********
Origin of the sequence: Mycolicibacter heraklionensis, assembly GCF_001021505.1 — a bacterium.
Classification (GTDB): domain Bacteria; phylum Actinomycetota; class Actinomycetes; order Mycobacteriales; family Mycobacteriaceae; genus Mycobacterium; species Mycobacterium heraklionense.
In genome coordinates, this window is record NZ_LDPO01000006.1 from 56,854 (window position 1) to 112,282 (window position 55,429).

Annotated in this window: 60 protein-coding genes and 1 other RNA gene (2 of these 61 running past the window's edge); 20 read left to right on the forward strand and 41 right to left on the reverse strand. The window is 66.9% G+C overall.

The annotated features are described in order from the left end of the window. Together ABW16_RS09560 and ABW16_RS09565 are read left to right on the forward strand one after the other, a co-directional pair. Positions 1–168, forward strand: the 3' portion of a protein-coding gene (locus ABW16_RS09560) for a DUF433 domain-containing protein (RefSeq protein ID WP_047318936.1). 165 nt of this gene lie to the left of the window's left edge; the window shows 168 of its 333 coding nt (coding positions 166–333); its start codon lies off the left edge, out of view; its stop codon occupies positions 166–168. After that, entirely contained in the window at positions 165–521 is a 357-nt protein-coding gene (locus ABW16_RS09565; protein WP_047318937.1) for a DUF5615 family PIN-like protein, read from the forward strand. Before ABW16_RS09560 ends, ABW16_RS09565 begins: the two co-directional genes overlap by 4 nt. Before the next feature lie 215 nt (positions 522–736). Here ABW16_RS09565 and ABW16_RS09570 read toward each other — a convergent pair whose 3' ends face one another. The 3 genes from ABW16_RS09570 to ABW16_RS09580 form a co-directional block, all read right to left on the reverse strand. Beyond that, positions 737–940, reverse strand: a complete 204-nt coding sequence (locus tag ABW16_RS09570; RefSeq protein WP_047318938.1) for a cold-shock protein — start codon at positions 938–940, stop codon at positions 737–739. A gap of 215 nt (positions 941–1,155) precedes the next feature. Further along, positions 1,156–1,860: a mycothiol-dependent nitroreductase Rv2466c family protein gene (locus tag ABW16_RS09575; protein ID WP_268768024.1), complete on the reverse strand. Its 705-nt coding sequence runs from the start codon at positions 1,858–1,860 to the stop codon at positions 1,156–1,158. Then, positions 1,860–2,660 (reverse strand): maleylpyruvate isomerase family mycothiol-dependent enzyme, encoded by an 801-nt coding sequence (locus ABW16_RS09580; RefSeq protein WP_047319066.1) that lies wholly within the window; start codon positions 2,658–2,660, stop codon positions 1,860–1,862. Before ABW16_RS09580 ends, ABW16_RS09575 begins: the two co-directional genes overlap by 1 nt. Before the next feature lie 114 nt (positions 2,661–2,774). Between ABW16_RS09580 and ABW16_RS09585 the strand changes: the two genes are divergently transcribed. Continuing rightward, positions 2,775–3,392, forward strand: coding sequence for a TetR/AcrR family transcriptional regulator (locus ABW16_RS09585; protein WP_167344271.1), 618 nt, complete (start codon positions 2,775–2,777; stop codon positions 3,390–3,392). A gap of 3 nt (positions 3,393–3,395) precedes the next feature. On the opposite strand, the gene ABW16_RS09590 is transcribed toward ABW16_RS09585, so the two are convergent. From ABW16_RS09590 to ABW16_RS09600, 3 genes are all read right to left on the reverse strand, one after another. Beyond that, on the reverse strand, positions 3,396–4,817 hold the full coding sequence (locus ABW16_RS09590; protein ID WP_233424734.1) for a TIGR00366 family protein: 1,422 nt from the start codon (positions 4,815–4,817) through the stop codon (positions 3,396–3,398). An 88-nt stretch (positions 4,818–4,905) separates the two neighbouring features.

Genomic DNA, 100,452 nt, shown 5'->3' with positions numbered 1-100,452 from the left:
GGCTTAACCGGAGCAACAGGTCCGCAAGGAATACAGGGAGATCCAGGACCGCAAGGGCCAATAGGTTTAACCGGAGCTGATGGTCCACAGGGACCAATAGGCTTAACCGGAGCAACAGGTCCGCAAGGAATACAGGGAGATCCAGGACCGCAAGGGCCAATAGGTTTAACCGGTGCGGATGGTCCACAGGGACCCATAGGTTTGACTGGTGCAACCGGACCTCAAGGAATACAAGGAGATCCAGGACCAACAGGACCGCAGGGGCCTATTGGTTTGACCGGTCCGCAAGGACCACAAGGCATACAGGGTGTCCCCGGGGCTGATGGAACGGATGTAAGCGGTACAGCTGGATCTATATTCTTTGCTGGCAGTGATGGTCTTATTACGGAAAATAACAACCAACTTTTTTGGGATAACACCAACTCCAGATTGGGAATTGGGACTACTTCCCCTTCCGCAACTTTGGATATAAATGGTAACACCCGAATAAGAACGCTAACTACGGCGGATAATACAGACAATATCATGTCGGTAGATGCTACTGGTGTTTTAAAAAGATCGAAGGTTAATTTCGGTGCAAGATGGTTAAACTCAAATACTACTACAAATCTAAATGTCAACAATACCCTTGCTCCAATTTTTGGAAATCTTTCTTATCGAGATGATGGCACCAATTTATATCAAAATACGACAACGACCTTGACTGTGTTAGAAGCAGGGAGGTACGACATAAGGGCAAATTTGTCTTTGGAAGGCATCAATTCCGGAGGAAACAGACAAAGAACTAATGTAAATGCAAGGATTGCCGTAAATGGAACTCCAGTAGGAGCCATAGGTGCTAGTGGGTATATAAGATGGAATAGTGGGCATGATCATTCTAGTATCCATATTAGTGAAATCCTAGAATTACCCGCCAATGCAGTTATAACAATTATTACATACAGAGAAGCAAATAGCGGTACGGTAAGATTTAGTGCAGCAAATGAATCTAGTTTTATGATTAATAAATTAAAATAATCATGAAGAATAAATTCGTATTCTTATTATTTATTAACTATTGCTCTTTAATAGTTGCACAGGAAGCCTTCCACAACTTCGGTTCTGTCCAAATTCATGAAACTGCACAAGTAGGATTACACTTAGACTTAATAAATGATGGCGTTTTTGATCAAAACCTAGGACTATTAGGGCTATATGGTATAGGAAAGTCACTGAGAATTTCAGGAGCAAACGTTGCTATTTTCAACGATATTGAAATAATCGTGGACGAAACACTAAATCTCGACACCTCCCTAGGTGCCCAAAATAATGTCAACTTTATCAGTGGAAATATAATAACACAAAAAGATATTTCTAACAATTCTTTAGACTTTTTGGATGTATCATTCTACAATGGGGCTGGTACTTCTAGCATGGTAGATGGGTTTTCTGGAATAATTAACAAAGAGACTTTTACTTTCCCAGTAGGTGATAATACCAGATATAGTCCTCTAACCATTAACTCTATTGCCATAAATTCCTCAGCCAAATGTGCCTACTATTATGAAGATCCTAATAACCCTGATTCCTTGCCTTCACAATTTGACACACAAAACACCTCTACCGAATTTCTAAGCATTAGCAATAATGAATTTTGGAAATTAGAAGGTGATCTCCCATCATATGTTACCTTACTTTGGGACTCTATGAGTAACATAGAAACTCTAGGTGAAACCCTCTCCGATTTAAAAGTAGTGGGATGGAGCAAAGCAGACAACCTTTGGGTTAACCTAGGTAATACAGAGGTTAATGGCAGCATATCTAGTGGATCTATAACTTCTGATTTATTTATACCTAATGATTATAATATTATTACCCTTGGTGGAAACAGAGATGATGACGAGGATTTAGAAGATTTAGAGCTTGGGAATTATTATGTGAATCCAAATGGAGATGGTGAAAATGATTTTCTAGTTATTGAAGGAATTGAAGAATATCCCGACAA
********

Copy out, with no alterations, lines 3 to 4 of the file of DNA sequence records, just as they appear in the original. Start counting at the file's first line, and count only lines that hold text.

In genome coordinates, this window is record NZ_LDPO01000006.1 from 56,854 (window position 1) to 112,282 (window position 55,429).

Annotated in this window: 60 protein-coding genes and 1 other RNA gene (2 of these 61 running past the window's edge); 20 read left to right on the forward strand and 41 right to left on the reverse strand. The window is 66.9% G+C overall.